New Delhi: Had internet been there, the Emergency of 1975 would have been a "fiasco", said Leader of Opposition in the Rajya Sabha Arun Jaitley on Thursday as the Upper House of Parliament took up a debate on a motion to annul a set of government's rules on internet.
A motion to annul the Information Technology (Intermediaries Guidelines) Rules, 2011, moved by P Rajeeve of the Communist Party of India-Marxist was taken up by the Rajya Sabha in the morning.
The rules, enforced in April 2011, have been perceived largely as an indirect censorship of internet content. The set of rules require that all intermediaries, which includes all those who provide internet, telecom, e-mail or blogging services, and cyber cafes, have to remove content that is "grossly harmful, harassing, blasphemous, defamatory, obscene, pornographic, paedophilic, libellous, invasive of another's privacy, hateful, or racially, ethnically objectionable, disparaging, relating or encouraging money laundering or gambling, or otherwise unlawful in any manner whatever".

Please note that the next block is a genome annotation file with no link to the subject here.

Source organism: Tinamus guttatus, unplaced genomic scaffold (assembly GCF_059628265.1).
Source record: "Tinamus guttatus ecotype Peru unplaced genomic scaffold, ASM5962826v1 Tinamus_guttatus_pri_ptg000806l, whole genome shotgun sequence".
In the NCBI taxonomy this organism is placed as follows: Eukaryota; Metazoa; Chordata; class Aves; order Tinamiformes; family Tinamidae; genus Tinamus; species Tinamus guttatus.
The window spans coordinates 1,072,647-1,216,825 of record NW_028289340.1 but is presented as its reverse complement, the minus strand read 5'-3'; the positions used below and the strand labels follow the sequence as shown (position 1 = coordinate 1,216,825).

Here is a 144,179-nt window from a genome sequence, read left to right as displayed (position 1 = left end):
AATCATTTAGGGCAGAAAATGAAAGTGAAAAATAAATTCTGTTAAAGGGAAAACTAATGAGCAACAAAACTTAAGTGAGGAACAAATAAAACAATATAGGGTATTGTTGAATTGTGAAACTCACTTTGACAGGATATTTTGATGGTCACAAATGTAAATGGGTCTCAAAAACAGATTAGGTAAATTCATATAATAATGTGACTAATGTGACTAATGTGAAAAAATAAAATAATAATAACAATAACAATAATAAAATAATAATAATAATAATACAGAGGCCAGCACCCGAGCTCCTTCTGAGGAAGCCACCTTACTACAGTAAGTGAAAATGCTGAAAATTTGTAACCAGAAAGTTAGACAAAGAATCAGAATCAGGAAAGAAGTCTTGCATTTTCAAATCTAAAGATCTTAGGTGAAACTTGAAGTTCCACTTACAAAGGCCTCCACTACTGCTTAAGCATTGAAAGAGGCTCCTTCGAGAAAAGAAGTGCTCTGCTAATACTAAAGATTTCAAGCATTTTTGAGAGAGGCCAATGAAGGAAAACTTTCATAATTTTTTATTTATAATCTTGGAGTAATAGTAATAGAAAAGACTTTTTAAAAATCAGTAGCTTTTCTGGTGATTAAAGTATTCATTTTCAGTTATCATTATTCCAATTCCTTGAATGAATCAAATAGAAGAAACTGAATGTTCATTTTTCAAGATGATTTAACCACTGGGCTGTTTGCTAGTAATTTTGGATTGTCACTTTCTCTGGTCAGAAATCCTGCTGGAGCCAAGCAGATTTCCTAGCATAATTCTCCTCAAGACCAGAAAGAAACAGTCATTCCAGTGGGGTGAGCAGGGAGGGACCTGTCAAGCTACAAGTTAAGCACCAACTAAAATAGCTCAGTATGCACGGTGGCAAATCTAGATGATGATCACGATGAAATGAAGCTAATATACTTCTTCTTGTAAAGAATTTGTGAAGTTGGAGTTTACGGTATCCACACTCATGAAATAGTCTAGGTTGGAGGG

Participating in the debate, Jaitley pointed out that the 1975 Emergency would have failed if internet had been there.
"If internet had been in existence, Emergency would have been a fiasco," Jaitley said.
"You can control print and electronic media, but not internet. The circulation would have been so wide, the fear psychosis had been demolished," he said.
Objecting to the government's set of rules for internet, Jaitley said terms such as defamatory, libellous and disparaging could be misused.
"Someone can criticise me or my party; it will be disparaging for me. But do I have the right to say: 'Take it off the (inter)net'? The words the way they are framed have huge possibility of future misuse," he said.
Stating that the content on internet may be defamatory to one person or another, Jaitley also joked that by restricting all that is defamatory, "we will have a very boring internet".
Speaking earlier, Rajeeve pointed out that the rules were a violation of the right to freedom of speech.
"This rule is violation of the Constitution, Article 19(2), which gives freedom of speech... The rules violate principle of natural justice and are ultra vires of the parent act and the constitution," he said.
He also quoted UN rapporteur's report that censorship on net should not be relegated to private entities.